Call confidently – a 2002 study found that more than half of the people [from a wide variety of credit situations] that called to request a lower credit card rate were granted their request – from an average starting rate of 16% to a lowered rate of 10.47%. I met with a student this afternoon and we talked about her credit card rate and tactics she could explore to try to lower her rate. All of these things above were discussed – the source of these three suggestions to negotiating with your CC …? AMERICAN EXPRESS!

Seats in the 1-Credit courses for spring are filling quickly ...
Financial Survival -- FIN PLN 1183 (Ref #43500) - (68 seats left)
Financial Success -- FIN PLN 4318 (Ref #43587) - (117 seats left)

The "award winning" Financial Tip of the Week is a service of ...
University of Missouri-Columbia
Department of Personal Financial Planning
Office for Financial Success
Dr. Mark Oleson - OFS Director

For those receiving the weekly blog via e-mail, you can click this link [or go to] to view prior tips and other resources.

November 09, 2006


As I sit here in a hotel room in Washington D.C. contemplating what to write about in this week's tip, I think I'll take the opportunity to toot our horn a little bit ...

Since arriving at the University of Missouri about 15 months ago, the Personal Financial Planning Department has been supportive of just about everything I've wanted to do in starting/operating the Office for Financial Success. We've had many rewarding successes along the way - today among those. I was very honored to be invited to D.C. by Freddie Mac to receive two awards that provide national validation to the good things being done at MU.

2006 Successful Models in Financial Education Awards:
Freddie Mac today announced their 2006 successful models within four financial education categories. The OFS was proud to be recognized in two of the four!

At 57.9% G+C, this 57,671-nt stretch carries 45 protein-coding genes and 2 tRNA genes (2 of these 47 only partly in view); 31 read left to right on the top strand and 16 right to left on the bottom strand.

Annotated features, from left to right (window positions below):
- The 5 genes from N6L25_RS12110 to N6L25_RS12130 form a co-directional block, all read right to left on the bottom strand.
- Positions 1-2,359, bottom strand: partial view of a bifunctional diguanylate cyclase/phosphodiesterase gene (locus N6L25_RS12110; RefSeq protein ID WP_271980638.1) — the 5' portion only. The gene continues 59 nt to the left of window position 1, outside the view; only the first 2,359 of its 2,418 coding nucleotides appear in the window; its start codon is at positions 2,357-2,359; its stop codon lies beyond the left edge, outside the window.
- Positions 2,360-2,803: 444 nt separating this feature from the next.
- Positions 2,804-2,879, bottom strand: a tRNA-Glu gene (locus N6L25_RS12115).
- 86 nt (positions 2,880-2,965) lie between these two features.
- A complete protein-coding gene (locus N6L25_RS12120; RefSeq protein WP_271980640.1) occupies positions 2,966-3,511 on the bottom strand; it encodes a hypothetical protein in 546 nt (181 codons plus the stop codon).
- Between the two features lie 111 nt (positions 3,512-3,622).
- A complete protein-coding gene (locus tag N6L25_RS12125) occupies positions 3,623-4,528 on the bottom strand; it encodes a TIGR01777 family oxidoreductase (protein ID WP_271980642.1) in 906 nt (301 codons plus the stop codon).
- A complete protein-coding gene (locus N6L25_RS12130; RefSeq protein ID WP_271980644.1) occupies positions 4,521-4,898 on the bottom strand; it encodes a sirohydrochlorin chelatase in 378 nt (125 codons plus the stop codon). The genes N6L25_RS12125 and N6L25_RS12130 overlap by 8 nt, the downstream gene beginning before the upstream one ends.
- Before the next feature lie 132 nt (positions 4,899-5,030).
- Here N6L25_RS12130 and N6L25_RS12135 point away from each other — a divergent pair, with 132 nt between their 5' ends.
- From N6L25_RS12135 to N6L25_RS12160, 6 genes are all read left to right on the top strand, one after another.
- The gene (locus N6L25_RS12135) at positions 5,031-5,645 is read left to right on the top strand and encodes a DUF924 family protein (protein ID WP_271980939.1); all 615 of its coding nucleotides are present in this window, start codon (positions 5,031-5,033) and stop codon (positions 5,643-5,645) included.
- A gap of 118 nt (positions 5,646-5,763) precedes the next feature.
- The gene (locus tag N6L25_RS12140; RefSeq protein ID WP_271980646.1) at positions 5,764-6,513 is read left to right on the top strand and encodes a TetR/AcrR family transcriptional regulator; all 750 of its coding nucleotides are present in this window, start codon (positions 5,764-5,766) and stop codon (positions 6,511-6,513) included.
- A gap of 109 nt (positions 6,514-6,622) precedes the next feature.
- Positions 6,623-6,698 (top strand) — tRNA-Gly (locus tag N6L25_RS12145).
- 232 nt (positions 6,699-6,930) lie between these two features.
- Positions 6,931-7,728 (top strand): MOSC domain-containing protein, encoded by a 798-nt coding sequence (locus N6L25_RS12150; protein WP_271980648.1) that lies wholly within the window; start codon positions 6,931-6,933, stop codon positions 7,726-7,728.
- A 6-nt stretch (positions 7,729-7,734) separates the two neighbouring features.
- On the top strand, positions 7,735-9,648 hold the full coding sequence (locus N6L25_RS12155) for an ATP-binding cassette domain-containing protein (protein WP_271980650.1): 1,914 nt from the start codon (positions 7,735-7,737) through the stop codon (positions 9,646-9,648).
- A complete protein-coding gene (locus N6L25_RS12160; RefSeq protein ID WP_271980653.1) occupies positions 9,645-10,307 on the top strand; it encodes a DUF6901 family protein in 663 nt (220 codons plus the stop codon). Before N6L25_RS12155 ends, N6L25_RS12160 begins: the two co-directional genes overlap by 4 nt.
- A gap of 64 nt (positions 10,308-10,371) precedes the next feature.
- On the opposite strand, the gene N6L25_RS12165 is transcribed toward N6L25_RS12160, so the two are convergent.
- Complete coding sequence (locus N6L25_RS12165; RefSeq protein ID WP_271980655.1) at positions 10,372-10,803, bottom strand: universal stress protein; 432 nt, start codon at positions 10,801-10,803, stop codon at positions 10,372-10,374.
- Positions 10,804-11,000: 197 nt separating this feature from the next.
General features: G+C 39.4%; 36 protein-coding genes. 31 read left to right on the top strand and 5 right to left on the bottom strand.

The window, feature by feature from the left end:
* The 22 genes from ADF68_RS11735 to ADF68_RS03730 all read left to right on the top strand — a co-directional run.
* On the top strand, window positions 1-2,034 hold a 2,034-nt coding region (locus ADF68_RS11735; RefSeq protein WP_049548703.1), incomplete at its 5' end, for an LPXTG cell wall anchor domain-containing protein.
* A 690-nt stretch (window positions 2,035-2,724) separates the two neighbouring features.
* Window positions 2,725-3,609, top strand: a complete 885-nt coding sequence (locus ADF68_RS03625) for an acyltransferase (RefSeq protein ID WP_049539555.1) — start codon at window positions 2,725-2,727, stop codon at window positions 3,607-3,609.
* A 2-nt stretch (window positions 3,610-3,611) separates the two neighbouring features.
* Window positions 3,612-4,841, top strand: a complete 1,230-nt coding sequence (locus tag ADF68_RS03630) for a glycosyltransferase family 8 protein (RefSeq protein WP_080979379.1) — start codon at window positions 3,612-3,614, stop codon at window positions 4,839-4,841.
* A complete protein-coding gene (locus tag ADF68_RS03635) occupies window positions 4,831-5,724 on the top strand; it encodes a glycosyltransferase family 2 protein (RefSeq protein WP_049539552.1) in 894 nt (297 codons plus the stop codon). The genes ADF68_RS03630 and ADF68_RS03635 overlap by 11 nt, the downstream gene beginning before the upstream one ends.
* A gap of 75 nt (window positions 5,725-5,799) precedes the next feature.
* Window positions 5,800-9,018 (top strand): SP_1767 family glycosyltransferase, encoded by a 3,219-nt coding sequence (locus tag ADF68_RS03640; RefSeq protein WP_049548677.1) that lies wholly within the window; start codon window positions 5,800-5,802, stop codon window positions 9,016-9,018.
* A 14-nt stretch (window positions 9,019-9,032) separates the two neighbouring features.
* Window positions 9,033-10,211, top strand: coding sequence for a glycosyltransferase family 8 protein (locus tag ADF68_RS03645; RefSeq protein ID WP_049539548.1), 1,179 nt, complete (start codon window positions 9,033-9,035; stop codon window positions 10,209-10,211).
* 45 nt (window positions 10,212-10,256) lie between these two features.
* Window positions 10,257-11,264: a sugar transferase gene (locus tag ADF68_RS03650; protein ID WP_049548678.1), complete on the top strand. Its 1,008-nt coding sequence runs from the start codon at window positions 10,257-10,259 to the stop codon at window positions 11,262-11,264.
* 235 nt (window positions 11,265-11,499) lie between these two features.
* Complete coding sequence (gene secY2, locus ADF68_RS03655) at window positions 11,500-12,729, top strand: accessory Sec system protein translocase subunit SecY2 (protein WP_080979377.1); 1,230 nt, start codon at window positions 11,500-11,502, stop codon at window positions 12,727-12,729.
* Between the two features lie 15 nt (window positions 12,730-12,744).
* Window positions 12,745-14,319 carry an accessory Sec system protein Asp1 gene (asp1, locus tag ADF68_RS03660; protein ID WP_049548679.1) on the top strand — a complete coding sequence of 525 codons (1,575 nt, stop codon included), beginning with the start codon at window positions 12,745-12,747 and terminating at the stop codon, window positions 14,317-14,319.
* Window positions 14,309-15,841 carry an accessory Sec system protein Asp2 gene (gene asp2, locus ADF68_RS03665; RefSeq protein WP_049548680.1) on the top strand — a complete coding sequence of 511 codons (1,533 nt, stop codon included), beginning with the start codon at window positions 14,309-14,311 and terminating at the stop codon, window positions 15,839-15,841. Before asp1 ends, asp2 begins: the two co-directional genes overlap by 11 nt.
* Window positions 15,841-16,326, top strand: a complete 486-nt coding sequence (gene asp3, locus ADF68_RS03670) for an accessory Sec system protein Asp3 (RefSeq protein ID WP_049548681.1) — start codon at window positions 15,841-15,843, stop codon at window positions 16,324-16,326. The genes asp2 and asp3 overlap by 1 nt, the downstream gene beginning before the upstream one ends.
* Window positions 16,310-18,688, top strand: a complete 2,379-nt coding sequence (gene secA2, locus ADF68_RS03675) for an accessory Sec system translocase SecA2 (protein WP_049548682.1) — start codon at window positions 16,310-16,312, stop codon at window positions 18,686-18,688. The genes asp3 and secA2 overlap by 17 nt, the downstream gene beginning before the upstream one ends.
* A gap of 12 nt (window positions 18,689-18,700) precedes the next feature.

• Successful Outreach and Marketing Efforts for Financial Education.
    We received the top recognition in this category for our Financial Tip of the Week. Time has only increased the popularity/readership of the tip; the new conversion to a weekly blog has been popular as well.
  • Successful Tools or Resources Used in Financial Education Initatives.
    We were runner up in this category for our Financial Survival course for college students. The unique 1-credit pass/fail Financial Success course that hasn't even been offered yet (next semester will be the first offering) is already receiving attention.

Seats in the 1-Credit pass/fail courses are filling quickly ...
Financial Survival -- FIN PLN 1183 (Ref #43500) - (<100 seats left)
Financial Success -- FIN PLN 4318 (Topics) (Ref #43587)

The "award winning" Financial Tip of the Week is a service of ...
University of Missouri-Columbia
Department of Personal Financial Planning
Office for Financial Success
Dr. Mark Oleson - OFS Director

November 02, 2006


It is amazing the amount of resources available in the area of Personal Finance. Some resources are stellar, some are poor, and a whole lot fall in between. My objective this week is to expose you to some of these resources [the better ones]. Keep in mind that this is not an endorsement for any of them – my hope is that you’ll be able to find some that will be beneficial to you [as a teacher, a parent, a student, or whatever situation you find yourself in]. You will find that some of the resources are geared toward beginners; others are geared toward individuals that have a good understanding of beginning personal finance principles … all of these resources [at least the basic information] are available at no cost. This should not be considered an exhaustive list of resources, merely a broad brush stroke. Here are a dozen different resources covering various aspects of personal finance:

- 10/05 - 8% Rule
- 10/12 - Pension Protection Act of 2006
- 10/19 - Credit Card Trap Widens
- 10/26 - Credit Myths

University of Missouri-Columbia
Personal Financial Planning Department
Office for Financial Success
Dr. Mark Oleson - OFS Director